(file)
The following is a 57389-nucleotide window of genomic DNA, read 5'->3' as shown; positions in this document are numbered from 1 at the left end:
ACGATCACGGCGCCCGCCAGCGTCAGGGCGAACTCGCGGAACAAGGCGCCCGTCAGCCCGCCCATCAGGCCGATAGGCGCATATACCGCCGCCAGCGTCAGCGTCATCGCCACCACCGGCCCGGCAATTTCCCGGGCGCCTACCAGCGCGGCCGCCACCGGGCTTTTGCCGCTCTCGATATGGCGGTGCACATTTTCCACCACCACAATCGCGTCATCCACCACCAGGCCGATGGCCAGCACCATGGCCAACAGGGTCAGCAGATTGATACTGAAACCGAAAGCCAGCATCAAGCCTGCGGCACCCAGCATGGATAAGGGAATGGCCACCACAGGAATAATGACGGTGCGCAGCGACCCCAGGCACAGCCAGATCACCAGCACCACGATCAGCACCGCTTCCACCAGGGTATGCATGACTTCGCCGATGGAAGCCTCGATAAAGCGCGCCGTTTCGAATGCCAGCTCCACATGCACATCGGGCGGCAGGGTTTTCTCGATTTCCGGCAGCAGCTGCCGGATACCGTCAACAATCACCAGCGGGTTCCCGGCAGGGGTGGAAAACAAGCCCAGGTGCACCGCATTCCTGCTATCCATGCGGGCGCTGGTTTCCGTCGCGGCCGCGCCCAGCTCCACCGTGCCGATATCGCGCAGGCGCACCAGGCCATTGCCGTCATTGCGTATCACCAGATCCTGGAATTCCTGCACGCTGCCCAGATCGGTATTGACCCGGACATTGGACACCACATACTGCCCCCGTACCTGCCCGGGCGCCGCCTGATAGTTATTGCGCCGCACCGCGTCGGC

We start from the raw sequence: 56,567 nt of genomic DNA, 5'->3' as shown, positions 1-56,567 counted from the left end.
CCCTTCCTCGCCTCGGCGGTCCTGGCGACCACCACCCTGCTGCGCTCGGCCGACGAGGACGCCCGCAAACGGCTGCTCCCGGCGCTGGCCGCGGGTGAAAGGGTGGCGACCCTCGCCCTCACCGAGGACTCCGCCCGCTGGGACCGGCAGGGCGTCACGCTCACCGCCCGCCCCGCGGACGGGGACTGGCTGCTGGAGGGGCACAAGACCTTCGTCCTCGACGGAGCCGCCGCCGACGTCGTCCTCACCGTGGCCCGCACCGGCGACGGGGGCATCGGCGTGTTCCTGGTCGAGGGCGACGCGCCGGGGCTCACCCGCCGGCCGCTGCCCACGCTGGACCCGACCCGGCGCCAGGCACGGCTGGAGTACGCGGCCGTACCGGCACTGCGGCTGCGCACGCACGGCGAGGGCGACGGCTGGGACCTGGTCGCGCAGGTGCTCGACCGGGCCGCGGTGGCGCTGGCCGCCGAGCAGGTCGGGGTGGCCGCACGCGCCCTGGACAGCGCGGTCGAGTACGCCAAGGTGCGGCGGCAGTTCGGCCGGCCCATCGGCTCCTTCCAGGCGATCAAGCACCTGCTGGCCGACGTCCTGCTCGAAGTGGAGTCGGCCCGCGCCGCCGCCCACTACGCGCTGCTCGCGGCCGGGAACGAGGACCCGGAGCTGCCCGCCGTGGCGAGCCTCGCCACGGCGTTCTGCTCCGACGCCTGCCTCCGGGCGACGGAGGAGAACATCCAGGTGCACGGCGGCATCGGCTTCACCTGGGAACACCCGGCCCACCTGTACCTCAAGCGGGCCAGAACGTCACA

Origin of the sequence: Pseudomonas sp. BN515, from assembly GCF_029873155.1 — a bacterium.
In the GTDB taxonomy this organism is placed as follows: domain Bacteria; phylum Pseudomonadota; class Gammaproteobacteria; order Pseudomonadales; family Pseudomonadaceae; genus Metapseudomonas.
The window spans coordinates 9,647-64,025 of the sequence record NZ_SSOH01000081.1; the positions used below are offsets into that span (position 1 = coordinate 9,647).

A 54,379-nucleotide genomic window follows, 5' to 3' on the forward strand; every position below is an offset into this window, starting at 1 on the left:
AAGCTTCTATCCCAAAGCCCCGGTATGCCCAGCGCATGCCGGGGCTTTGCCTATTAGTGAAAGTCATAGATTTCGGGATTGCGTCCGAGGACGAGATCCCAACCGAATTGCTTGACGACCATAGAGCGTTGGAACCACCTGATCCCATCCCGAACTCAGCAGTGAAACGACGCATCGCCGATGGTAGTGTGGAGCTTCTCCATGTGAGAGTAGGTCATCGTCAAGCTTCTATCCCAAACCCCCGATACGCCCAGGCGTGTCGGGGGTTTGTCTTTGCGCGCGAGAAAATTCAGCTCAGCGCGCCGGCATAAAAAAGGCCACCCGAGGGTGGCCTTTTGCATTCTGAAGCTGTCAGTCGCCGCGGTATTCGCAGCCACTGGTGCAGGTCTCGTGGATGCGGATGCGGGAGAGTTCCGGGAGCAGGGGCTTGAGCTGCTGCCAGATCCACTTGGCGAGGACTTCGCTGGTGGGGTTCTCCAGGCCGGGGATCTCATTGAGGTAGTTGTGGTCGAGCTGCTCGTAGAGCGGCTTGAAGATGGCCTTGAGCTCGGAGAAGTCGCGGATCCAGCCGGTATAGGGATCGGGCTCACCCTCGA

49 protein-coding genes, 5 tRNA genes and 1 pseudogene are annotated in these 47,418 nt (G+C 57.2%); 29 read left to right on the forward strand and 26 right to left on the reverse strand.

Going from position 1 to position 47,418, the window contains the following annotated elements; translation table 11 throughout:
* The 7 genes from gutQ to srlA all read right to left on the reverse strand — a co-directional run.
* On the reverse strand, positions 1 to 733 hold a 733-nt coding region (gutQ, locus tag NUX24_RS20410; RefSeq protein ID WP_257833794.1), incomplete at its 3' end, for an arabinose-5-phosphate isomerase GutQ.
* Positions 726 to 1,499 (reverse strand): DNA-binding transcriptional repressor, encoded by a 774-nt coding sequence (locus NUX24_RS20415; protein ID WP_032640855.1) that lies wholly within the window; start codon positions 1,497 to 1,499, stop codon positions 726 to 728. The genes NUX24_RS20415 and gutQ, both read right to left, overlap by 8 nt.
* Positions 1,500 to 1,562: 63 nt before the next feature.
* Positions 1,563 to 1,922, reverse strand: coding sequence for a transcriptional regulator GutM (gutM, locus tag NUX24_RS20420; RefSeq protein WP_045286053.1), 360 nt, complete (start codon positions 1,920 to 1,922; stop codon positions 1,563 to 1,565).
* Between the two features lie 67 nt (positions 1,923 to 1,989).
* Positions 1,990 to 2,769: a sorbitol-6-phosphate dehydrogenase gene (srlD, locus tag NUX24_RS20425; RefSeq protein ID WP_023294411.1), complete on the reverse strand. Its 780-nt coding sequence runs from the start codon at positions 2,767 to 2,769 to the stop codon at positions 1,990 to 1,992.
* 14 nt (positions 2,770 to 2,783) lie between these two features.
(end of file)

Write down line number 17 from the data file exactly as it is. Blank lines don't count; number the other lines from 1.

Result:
* Between the two features lie 67 nt (positions 1,923 to 1,989).